Anthea's paintings featured in 'House & Garden'
in the October, November and December issues 2017.
House & Garden magazine. Anthea's artwork featured here.
evocative, richly textured paintings are rooted in the landscapes around her Norfolk home, the Cornish coastline and parts of Africa and Australia where she frequently travels. Feeling a strong connection to place, she collects earth pigments combining these with paint, subtly revealing past histories."
'PAINT OUT NORWICH 2014 and 2016'
Selected artists, The Hostry, Norwich Cathedral
"I have never seen people paint as a competitive sport before ... it was astonishing to witness in the city ... what really amazed us was that this brought together ... pressure of time limit, pressure of light, pressure of constantly interacting with a public ... to a deadline." - Amanda Geitner, Sainsbury Centre for the Visual Arts (SCVA)
Paint Out Norwich 16
EASTERN DAILY PRESS - Chongoni Womens' Art Workshops, Malawi
GLOBAL NEWSBOX REVIEW
'Ancient Landscapes, Modern Times'
Le Mur Vivant, Pimlico, London
Reviewed by Crispin Wellbeloved
15th February 2012
"Anthea Eames uses the pigments and textures of the earth itself to create pictures which reflect ancient landscapes lying just below the surface of the familiar and new. We are creatures of time and our past is always part of our present whether we are aware of it or not.
She uses chalk and woad, the vegetable dye with which the Iceni people of Norfolk decorated their bodies for war, and which is still produced by a farm in the district, to create the soft, subtle blues of her paintings of the land and seascapes of East Anglia. She uses shades of ochre to represent the hot colours of the Sahara and Australia. She grinds the dyes herself and mixes them with acrylic medium to turn them into paint. Inspired by Australian Aborigine art, she gives texture to her paintings by adding ground shingle, sand and grains of gold, and scorching the surface to recreate the power of fire. The result is tactile, original, many layered and immensely pleasing."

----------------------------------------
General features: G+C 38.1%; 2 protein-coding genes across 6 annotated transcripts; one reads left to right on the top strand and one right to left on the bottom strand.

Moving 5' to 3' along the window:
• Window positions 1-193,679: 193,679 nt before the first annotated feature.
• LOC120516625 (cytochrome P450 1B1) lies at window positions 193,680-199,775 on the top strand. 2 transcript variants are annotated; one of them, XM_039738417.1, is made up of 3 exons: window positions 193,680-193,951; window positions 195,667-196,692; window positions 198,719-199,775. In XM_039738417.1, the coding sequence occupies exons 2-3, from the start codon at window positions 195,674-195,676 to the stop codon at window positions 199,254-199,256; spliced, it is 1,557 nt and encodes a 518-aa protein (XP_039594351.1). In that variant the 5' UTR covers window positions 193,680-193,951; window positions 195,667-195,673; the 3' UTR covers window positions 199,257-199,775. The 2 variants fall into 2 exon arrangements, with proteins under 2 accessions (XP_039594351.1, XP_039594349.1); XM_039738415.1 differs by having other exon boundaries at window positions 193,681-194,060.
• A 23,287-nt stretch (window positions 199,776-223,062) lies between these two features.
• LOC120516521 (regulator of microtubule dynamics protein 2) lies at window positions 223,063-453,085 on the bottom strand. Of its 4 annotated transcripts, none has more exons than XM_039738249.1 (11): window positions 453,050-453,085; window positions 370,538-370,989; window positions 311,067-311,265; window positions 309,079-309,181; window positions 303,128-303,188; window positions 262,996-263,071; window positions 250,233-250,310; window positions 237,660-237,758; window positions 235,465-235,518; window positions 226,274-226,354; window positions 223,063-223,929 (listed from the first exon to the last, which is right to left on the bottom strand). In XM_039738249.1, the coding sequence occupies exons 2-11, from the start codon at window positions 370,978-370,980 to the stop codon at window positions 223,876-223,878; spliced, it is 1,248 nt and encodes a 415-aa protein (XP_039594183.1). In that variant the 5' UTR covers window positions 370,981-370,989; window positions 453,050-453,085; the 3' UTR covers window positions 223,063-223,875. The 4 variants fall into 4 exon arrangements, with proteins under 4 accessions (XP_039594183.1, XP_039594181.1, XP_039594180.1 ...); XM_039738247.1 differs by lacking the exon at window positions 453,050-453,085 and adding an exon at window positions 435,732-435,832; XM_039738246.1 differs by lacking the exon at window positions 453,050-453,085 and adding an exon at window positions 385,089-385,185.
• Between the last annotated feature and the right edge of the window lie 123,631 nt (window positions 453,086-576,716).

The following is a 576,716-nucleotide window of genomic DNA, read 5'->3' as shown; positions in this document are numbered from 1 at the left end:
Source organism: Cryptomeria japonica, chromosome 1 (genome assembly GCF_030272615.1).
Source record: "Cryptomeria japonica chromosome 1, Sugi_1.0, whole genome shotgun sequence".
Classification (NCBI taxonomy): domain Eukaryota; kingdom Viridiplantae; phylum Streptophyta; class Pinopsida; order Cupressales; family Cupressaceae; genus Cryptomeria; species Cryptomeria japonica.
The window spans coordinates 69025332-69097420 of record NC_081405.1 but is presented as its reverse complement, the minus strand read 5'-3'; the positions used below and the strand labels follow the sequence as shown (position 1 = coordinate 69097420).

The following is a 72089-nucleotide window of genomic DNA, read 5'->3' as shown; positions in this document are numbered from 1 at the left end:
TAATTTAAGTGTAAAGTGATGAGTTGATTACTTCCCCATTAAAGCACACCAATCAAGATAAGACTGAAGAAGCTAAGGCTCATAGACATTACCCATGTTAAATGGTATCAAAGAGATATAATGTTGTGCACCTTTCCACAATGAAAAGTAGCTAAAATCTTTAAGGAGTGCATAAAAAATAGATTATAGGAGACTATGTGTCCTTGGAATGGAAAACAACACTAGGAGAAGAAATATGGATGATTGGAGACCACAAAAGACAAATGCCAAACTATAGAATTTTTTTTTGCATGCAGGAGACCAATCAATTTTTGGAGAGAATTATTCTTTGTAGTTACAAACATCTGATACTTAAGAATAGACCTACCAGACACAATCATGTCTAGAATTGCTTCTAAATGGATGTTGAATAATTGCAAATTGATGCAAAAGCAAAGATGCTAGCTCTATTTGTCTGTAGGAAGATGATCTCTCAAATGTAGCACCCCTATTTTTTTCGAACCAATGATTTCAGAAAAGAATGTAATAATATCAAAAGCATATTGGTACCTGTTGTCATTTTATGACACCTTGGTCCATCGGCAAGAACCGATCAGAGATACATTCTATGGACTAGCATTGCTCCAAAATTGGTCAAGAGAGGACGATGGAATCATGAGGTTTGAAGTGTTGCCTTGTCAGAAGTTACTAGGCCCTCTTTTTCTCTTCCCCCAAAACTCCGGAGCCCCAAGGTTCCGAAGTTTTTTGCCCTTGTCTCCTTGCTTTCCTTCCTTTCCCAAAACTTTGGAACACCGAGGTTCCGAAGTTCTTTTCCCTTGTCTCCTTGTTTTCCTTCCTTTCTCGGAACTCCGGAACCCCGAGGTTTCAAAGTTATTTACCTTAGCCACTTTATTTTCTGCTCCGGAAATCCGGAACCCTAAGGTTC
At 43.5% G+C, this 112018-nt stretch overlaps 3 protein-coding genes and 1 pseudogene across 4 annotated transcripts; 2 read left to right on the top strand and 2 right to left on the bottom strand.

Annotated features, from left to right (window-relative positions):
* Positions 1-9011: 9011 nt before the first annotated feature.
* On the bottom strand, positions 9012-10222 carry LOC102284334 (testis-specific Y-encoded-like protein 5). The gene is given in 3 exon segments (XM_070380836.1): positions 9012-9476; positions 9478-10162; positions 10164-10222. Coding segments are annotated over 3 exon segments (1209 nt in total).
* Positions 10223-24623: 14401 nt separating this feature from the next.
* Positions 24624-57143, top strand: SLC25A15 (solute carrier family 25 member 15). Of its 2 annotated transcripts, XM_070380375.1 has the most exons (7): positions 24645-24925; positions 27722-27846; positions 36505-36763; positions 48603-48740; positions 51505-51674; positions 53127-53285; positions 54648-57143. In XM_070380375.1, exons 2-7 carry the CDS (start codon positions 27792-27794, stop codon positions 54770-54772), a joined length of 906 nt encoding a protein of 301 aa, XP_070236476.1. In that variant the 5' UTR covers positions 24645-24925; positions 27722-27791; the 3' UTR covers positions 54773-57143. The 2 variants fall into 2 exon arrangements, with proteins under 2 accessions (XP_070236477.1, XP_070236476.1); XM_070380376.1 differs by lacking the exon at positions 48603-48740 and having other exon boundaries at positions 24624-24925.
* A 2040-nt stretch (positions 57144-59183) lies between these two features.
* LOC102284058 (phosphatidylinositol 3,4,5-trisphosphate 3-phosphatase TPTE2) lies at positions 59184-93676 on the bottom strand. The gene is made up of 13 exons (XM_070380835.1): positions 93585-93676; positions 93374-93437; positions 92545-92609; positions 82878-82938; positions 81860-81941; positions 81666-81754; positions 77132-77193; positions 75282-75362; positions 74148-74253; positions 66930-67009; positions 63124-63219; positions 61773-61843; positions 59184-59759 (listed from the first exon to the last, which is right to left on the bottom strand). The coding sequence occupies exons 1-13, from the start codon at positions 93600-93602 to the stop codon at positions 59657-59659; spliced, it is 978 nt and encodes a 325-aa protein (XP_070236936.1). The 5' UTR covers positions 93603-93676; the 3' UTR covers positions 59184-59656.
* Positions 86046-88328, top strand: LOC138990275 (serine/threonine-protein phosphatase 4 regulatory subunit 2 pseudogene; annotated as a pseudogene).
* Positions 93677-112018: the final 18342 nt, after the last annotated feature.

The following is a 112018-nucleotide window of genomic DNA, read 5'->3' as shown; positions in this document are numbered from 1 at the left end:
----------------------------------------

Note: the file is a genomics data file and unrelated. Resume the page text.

"HOW ARTISTS SEE NATURE"
Published by Green Pebble Publications
Edited by Ruby Ormerod
"Anthea Eames draws on nature not only as an inspirational resource, but also as a source of natural artistic materials. For example, in "Ancient Settlement" seen above, she has used Hunstanton ochre and sand; a symbolic as well as practical gesture which links this painting specifically to its setting."
An artist’s work can often be viewed as a metaphor for their life –a way of making sense of their particular experiences – and my current paintings seem to fit this explanation. They are a summing-up of memory and experience, recapturing the feel of a place, not in any strict topographical sense but as a subjective and personal view. We are drawn to the sea as a place of contemplation and personal reflection. The coast in particular, being the boundary of our island, represents a point of departure from which we travel – and to which we return.
"Ancient Settlement" is about time passing, what lies beneath the surface and the patterns created by people working the land. I use abstract forms and multi-perspectives to suggest archaeological remains – vertical shapes pulling down beneath the surface – but almost always include a horizontal view across a distant horizon. The hope is that the work should reveal itself slowly over time like its subject matter, and not be immediately obvious.
The materials which I use to create the work each retain a special association with their particular source, origin and locale and lend to the piece elements of their own meaning. For example, the use of Hunstanton ochre and sand specifically links "Ancient Settlement" to the North Norfolk coast. Having collected my earth, I grind it in a pestle and mortar until it is the required consistency and mix it with acrylic mediums to achieve a certain texture.
My intention is to evoke a sense of history, of past people and cultures leaving their mark upon the landscape, by developing my own visual language of marks, shapes, colours and textures to express this. The inspiration for the work seen here comes from walking beside the sea in Norfolk – my home for 25 years – as well as visits to Aboriginal sites in Australia and the unforgettable ten years that I spent working and living in central and west Africa. I am deeply attached to these places and part of my practice is to collect earth, raw pigments, chalk, sand and shingle from these areas and grind them into paints which I use to make colours and textures.
For a long time I struggled with the concept of pulling together my ideas about such disparate landscapes – the chalky downs of Berkshire, the flat expanses of Norfolk and the vast and very different landscapes of Africa and Australia – all have particular personal resonances for me. It seemed that the one thing they all had in common was a sense of history and that I was part of that history, by walking through the same landscape.
Sometimes I work on wooden panels and sometimes on canvas, putting down the textures, adding and scraping away, constantly layering so that patterns and shapes can be partially glimpsed beneath the surface. I scorch the wood with a gas blowtorch and finally I might polish some areas or leave them matte. Eventually I know when a piece is complete but each one can take several weeks and so I work on a whole group at the same time. This helps to create a body of finished work.
"Ancient Settlement" was selected for NCA10 at The Forum, Norwich, and for ‘Coast’ at the Cromer Arts Festival.